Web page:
Viva Larry Krasner! As Philadelphia’s new District Attorney, he is making an unprecedented effort to put a stake in the heart of mass incarceration.

– Joel Feinman

The Ghosts of Prop. 204

The ghosts of Prop 204 4

“And in the naked light I saw, ten thousand people, maybe more
people talking without speaking, people hearing without listening
people writing songs that voices never share, and no one dared
disturb the sound of silence.” – Paul Simon

Last November, Tucson voters were asked to consider Proposition 204. Also known as “Strong Start Tucson,” Prop. 204 would have increased the Tucson city sales tax by one half-cent, and generated an estimated $50 million a year to pay for 8,000 children to attend high-quality preschool. The proposal was roundly condemned by a large, bi-partisan group that included Jim Click, the Koch brothers-backed Americans For Prosperity, the Mayor and almost ever City Council person, and a large portion of our Democratic state legislative caucus. When voters and activists asked the Democrats who opposed Prop. 204 why they were so dead-set against a liberal no-brainer like expanded early childhood education, the most common arguments were that Prop. 204 was sloppily written and didn’t go far enough in advancing the goal of educating more of our children. During the run-up to the November 7 election, social media resounded with guarantees from Democratic opponents that, if we voted “no,” our judiciousness would be rewarded with a much better early education proposal. Well, it is going on six months since Prop. 204 was defeated by a margin of 33% to 66%, and our reward so far has been bupkis.

There are some good souls out there; brave and honest elected officials who have at least tried to get something done. This legislative session, a group of Democratic state legislators introduced HB 2363, which would establish an early literacy grant program to improve reading skills for prekindergarten, kindergarten, and elementary school students. LD 10 Democratic State Representative Kirsten Engel introduced HB 2355, which would impose a 0.02% sales tax on soda and sweetened beverages, the entirety of which would be spent on early childhood education programming. Representative Engel’s proposal appears to be a popular one; out of 600 likely, rural 2018 general election voters polled, 59% supported the measure. And…both bills died in committee, after receiving no hearing and almost no attention or interest. (To add insult to injury, the Legislature did pass HB 2484, which essentially prohibits cities and towns from passing soda taxes like the one Representative Engel proposed.)

When it comes to our city government, which took the lead on opposing Prop. 204 among local Democrats, no one has dared disturb the postmortem silence. Tucson City Council minutes from November 8, 2017, through March 20, 2018, (11 regular meetings plus 10 study sessions) reveal not one single mention of early education has yet to darken City Hall. Nor does the Council seem to have any interest in advocating for early childhood education at the state capitol. On November 21, 2017, a mere two weeks after the demise of Prop. 204, the Council discussed Tucson’s 2018 state legislative agenda. The four priorities the Council approved by unanimous a 7-0 vote were:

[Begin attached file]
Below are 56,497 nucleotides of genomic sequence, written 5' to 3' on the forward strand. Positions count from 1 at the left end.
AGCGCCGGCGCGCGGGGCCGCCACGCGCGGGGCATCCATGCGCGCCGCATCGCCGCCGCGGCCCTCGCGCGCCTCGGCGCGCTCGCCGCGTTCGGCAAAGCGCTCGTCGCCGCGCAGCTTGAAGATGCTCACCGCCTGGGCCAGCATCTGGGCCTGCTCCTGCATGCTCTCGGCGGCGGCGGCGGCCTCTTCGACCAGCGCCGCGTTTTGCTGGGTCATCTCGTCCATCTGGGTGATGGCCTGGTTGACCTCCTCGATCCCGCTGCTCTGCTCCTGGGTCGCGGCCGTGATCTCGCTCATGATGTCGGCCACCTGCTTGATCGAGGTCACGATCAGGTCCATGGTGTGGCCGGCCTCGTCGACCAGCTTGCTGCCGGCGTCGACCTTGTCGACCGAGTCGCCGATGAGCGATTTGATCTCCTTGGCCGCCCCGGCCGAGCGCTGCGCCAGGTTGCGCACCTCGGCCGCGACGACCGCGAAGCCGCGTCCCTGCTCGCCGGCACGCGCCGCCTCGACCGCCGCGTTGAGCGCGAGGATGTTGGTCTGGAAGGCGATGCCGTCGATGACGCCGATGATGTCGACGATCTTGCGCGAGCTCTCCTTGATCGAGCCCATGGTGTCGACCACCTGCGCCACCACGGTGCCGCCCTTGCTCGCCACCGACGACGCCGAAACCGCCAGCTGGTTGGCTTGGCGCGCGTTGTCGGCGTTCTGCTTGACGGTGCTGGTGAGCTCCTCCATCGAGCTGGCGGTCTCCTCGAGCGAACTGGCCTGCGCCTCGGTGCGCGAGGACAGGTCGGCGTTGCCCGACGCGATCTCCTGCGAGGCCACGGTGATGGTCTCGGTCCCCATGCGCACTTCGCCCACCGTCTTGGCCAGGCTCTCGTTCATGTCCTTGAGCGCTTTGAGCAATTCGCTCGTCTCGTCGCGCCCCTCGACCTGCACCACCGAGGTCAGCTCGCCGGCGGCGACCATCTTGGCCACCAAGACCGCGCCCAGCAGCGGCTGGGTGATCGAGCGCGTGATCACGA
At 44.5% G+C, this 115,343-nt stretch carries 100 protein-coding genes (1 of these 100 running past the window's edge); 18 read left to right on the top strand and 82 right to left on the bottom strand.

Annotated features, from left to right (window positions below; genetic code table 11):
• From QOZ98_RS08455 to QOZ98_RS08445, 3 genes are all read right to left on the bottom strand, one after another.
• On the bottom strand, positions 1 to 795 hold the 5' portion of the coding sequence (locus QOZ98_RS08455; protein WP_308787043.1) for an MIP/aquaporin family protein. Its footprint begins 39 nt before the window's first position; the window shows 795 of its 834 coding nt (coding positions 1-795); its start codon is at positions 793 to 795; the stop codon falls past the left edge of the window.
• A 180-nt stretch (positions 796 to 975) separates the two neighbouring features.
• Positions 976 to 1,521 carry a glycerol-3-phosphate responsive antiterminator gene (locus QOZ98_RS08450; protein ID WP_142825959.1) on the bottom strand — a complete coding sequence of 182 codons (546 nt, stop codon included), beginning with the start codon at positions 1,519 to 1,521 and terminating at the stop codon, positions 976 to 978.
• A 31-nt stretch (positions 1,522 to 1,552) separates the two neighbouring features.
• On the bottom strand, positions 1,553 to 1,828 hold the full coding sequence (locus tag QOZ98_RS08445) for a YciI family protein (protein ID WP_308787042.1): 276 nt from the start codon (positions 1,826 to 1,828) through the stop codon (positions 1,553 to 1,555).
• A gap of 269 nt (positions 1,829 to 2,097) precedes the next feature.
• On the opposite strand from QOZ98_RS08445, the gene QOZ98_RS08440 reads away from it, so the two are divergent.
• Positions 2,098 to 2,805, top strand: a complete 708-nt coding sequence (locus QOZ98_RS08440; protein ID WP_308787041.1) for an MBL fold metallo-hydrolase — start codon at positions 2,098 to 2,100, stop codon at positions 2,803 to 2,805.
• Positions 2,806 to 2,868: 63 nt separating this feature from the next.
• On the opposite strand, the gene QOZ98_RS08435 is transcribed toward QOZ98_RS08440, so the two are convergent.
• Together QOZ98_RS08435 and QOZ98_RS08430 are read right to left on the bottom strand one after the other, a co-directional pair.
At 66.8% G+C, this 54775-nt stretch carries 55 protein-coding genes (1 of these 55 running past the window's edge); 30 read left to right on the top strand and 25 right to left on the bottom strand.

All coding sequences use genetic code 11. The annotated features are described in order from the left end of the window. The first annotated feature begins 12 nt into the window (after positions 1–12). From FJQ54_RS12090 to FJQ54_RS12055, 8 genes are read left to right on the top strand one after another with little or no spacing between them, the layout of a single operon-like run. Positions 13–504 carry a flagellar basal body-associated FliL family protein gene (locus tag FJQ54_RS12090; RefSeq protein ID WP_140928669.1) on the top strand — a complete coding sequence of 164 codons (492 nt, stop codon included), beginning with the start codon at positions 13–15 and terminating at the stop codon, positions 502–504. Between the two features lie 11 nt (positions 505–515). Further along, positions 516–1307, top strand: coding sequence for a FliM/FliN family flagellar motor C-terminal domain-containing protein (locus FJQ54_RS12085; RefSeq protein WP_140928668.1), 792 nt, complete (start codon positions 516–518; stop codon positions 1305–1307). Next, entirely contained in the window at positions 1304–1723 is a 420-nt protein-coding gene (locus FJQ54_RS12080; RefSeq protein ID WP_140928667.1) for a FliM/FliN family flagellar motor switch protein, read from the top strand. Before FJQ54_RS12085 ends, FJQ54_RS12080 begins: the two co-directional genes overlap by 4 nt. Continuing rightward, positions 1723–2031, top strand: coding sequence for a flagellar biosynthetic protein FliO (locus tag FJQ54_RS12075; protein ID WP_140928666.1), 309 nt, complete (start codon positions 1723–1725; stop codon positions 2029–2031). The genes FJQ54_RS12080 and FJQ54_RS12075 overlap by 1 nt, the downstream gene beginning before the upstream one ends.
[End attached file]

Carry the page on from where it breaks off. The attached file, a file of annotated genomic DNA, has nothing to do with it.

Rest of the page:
1.) Defend against any and all cuts to State-shared revenues and other State funds
dedicated to local governments.
2.) Protect and enhance local authority and decision making.
3.) Support the ability of cities to utilize strong economic development tools and increase infrastructure investment and public safety.
4.) Support strong and sustainable water management policies and practices.

Interestingly, the twelfth sub-section of priority #3 is, “Support sufficient State of Arizona funding of K-12, Community College, and University level education without threatening SSR or other funding streams currently designated to support local governments.” Even here, the silence of the Council on new early education programs is deafening.

Finally, during his annual State of the City speech on March 9, the Mayor of Tucson added a cherry of dismissal to the sundae of early education disinterest our city leaders are serving to voters who took their “we promise we will do better than Prop. 204” assurances to heart. The speech was chock full of civic boosterism, which we cannot blame the Mayor for, as that is what such speeches are all about. However, the Mayor did not even bother to pay lip service to supporting an early childhood education program. He didn’t propose to create a study group or recommend a task force – he studiously maintained the silence that has dominated the issue since last November.

Two weeks before the election, I wrote on this blog,

Come 2018, if Prop. 204 fails then all local Democrats should look forward to our City Council and state legislative caucus telling us precisely what the right answer is. If they do not, if the sound of education reform in city hall and the state capitol is the deafening sound of silence…Well, at least we know the value our elected officials place on telling us the truth, and bettering our children’s futures.

Sometimes it really sucks to be right.

– Joel Feinman

The Dirty Heart of Clean Elections